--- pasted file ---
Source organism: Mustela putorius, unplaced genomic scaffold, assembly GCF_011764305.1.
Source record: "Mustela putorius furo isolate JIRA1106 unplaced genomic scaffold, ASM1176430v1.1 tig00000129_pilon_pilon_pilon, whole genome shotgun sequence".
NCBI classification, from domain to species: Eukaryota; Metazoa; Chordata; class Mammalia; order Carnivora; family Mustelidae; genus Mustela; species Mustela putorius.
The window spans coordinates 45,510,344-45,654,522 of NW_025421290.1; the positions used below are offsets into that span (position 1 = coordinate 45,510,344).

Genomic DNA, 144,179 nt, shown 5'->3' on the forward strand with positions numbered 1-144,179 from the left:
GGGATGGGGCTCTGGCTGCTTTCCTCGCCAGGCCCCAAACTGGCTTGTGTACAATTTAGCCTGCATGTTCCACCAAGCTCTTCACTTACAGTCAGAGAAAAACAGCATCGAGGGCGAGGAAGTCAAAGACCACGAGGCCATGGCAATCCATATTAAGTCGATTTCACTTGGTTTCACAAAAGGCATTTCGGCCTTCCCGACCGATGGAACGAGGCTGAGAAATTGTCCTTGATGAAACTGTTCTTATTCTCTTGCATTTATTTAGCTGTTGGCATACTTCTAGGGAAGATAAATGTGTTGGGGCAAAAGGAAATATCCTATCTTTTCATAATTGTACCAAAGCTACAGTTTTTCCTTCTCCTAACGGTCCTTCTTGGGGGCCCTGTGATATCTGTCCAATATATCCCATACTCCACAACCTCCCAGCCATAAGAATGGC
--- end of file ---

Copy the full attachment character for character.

Source organism: Mustela putorius, unplaced genomic scaffold, assembly GCF_011764305.1.
Source record: "Mustela putorius furo isolate JIRA1106 unplaced genomic scaffold, ASM1176430v1.1 tig00000129_pilon_pilon_pilon, whole genome shotgun sequence".
NCBI classification, from domain to species: Eukaryota; Metazoa; Chordata; class Mammalia; order Carnivora; family Mustelidae; genus Mustela; species Mustela putorius.
The window spans coordinates 45,510,344-45,654,522 of NW_025421290.1; the positions used below are offsets into that span (position 1 = coordinate 45,510,344).

Genomic DNA, 144,179 nt, shown 5'->3' on the forward strand with positions numbered 1-144,179 from the left:
GGGATGGGGCTCTGGCTGCTTTCCTCGCCAGGCCCCAAACTGGCTTGTGTACAATTTAGCCTGCATGTTCCACCAAGCTCTTCACTTACAGTCAGAGAAAAACAGCATCGAGGGCGAGGAAGTCAAAGACCACGAGGCCATGGCAATCCATATTAAGTCGATTTCACTTGGTTTCACAAAAGGCATTTCGGCCTTCCCGACCGATGGAACGAGGCTGAGAAATTGTCCTTGATGAAACTGTTCTTATTCTCTTGCATTTATTTAGCTGTTGGCATACTTCTAGGGAAGATAAATGTGTTGGGGCAAAAGGAAATATCCTATCTTTTCATAATTGTACCAAAGCTACAGTTTTTCCTTCTCCTAACGGTCCTTCTTGGGGGCCCTGTGATATCTGTCCAATATATCCCATACTCCACAACCTCCCAGCCATAAGAATGGC